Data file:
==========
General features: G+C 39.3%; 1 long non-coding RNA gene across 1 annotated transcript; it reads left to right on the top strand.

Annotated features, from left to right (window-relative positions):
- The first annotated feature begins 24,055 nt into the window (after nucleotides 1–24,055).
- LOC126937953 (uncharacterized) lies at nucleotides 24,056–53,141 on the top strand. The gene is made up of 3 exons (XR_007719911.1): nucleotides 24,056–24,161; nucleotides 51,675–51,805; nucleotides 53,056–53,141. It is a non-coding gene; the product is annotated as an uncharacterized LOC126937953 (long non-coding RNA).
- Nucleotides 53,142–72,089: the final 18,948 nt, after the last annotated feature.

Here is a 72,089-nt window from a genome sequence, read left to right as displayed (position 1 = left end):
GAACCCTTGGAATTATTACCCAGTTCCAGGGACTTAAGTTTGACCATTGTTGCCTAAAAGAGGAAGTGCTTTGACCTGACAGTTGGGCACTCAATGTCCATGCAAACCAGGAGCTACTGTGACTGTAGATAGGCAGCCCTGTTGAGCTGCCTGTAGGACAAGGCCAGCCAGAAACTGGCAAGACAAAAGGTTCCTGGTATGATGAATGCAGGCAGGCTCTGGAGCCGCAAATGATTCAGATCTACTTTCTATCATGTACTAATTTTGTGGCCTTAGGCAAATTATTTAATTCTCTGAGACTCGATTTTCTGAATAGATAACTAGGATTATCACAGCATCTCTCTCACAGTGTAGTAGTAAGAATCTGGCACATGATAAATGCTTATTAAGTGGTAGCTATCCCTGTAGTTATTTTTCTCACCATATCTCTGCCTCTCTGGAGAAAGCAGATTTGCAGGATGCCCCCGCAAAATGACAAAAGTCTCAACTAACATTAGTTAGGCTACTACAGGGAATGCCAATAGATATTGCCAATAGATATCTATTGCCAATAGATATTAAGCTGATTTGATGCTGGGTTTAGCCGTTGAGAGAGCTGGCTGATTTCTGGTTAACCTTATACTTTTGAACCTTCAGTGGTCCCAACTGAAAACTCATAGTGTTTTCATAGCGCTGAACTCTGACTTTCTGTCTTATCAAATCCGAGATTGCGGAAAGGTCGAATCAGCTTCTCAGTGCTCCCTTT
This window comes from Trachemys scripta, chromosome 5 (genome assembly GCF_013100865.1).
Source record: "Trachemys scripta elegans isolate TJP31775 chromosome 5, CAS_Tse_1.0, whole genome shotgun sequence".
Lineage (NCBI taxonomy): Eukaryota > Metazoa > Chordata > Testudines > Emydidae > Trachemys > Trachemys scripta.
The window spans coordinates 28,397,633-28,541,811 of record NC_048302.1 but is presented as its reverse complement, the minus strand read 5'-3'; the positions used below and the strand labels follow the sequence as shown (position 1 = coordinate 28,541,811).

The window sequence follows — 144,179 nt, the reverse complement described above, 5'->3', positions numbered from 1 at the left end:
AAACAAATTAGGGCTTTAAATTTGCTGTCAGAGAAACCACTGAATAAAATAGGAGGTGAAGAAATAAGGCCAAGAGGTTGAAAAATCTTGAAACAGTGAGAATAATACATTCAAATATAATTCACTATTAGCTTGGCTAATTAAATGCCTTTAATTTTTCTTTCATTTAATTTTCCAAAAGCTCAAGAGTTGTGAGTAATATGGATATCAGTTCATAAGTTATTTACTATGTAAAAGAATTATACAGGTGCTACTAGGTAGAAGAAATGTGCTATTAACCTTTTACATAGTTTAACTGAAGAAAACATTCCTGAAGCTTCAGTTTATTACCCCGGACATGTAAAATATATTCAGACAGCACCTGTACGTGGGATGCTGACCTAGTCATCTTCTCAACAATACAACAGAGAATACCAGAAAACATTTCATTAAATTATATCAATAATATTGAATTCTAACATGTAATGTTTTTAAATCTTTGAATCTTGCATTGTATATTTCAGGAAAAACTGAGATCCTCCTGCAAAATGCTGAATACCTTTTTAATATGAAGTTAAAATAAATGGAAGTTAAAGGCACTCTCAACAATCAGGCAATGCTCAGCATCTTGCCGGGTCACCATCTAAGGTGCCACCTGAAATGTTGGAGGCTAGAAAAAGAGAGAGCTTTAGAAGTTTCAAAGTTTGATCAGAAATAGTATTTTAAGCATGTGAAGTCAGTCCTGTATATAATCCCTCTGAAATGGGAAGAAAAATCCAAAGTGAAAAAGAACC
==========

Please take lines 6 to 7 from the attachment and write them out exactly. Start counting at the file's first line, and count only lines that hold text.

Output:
Here is a 72,089-nt window from a genome sequence, read left to right as displayed (position 1 = left end):
GAACCCTTGGAATTATTACCCAGTTCCAGGGACTTAAGTTTGACCATTGTTGCCTAAAAGAGGAAGTGCTTTGACCTGACAGTTGGGCACTCAATGTCCATGCAAACCAGGAGCTACTGTGACTGTAGATAGGCAGCCCTGTTGAGCTGCCTGTAGGACAAGGCCAGCCAGAAACTGGCAAGACAAAAGGTTCCTGGTATGATGAATGCAGGCAGGCTCTGGAGCCGCAAATGATTCAGATCTACTTTCTATCATGTACTAATTTTGTGGCCTTAGGCAAATTATTTAATTCTCTGAGACTCGATTTTCTGAATAGATAACTAGGATTATCACAGCATCTCTCTCACAGTGTAGTAGTAAGAATCTGGCACATGATAAATGCTTATTAAGTGGTAGCTATCCCTGTAGTTATTTTTCTCACCATATCTCTGCCTCTCTGGAGAAAGCAGATTTGCAGGATGCCCCCGCAAAATGACAAAAGTCTCAACTAACATTAGTTAGGCTACTACAGGGAATGCCAATAGATATTGCCAATAGATATCTATTGCCAATAGATATTAAGCTGATTTGATGCTGGGTTTAGCCGTTGAGAGAGCTGGCTGATTTCTGGTTAACCTTATACTTTTGAACCTTCAGTGGTCCCAACTGAAAACTCATAGTGTTTTCATAGCGCTGAACTCTGACTTTCTGTCTTATCAAATCCGAGATTGCGGAAAGGTCGAATCAGCTTCTCAGTGCTCCCTTT